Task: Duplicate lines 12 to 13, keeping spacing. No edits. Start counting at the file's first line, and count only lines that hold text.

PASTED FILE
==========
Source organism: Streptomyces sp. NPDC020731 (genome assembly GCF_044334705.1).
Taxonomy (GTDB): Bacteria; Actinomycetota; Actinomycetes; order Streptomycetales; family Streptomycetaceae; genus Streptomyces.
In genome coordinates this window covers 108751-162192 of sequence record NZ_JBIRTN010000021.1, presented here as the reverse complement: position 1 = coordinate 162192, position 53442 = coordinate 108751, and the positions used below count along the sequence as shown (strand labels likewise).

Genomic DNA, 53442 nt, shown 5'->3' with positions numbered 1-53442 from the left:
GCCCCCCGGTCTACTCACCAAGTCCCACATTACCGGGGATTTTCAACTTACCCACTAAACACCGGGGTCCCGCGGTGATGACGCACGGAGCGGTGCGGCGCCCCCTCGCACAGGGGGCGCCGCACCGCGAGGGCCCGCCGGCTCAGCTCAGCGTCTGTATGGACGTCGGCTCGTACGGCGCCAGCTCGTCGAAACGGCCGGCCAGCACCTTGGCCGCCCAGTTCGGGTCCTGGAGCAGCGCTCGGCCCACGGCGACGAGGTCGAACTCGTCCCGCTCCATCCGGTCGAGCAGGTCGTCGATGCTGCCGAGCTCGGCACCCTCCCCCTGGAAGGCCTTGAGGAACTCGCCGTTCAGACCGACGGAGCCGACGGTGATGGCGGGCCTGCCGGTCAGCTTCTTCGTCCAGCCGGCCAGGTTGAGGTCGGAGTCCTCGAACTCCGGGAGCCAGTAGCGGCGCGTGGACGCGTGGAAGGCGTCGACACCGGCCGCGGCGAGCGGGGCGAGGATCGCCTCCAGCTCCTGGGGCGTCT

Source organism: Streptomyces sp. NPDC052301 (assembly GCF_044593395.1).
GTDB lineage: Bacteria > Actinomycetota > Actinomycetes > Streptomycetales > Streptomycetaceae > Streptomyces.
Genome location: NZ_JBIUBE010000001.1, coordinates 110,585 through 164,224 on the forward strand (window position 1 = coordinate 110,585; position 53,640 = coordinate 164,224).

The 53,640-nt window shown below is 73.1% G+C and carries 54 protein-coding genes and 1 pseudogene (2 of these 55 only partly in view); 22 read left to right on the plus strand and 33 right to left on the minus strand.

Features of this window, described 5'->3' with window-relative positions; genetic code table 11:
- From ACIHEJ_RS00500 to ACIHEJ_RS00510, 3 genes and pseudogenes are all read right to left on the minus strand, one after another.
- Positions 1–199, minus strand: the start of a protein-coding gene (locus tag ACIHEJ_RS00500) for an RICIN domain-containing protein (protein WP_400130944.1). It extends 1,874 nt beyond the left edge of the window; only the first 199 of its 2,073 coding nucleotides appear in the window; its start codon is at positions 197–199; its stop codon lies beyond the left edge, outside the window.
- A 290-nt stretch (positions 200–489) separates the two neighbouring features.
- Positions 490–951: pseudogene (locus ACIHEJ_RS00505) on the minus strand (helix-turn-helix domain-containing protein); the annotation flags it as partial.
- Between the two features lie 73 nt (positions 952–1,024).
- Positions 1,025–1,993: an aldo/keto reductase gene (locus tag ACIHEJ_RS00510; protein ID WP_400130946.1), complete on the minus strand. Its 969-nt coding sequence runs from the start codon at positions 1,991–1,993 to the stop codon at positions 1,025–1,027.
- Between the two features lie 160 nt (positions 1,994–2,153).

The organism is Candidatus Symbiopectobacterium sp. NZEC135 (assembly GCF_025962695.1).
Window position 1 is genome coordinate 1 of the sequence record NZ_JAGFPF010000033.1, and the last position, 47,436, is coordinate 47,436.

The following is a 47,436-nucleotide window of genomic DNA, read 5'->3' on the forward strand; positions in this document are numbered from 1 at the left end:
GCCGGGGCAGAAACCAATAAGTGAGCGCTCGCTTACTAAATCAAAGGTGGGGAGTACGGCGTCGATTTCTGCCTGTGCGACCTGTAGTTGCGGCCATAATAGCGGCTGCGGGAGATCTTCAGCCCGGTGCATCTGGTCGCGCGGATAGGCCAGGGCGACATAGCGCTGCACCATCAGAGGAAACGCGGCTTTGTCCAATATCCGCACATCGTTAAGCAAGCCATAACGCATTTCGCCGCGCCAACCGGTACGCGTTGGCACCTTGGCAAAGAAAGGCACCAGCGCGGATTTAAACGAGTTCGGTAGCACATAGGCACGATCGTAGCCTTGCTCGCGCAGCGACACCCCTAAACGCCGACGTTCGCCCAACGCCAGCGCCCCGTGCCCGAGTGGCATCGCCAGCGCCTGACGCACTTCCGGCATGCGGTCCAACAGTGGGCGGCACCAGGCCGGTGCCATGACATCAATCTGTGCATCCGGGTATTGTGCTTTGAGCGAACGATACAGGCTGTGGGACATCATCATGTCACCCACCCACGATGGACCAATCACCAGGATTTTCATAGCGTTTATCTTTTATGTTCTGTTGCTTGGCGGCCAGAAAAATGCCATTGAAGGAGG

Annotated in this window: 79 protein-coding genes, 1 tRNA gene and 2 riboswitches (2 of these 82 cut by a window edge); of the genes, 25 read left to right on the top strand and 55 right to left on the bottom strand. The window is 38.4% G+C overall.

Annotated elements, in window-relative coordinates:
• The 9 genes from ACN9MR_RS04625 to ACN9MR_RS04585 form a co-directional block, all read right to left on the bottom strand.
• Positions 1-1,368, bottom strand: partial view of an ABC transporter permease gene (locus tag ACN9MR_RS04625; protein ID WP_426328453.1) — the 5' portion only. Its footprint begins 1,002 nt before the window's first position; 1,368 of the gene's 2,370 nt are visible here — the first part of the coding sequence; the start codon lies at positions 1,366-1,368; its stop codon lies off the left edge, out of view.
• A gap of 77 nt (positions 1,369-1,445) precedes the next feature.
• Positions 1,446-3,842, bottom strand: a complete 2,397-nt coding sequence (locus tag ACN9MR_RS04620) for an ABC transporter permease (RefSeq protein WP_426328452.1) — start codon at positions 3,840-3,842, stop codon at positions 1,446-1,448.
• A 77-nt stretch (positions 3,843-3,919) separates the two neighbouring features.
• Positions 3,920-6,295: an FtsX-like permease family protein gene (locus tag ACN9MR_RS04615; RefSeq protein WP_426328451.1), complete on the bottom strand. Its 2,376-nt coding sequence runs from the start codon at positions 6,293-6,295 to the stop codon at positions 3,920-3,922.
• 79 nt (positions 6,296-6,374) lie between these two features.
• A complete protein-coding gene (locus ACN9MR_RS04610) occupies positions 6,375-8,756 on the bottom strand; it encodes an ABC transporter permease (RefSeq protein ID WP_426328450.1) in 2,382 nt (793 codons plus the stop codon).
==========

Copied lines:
- Positions 1–199, minus strand: the start of a protein-coding gene (locus tag ACIHEJ_RS00500) for an RICIN domain-containing protein (protein WP_400130944.1). It extends 1,874 nt beyond the left edge of the window; only the first 199 of its 2,073 coding nucleotides appear in the window; its start codon is at positions 197–199; its stop codon lies beyond the left edge, outside the window.
- A 290-nt stretch (positions 200–489) separates the two neighbouring features.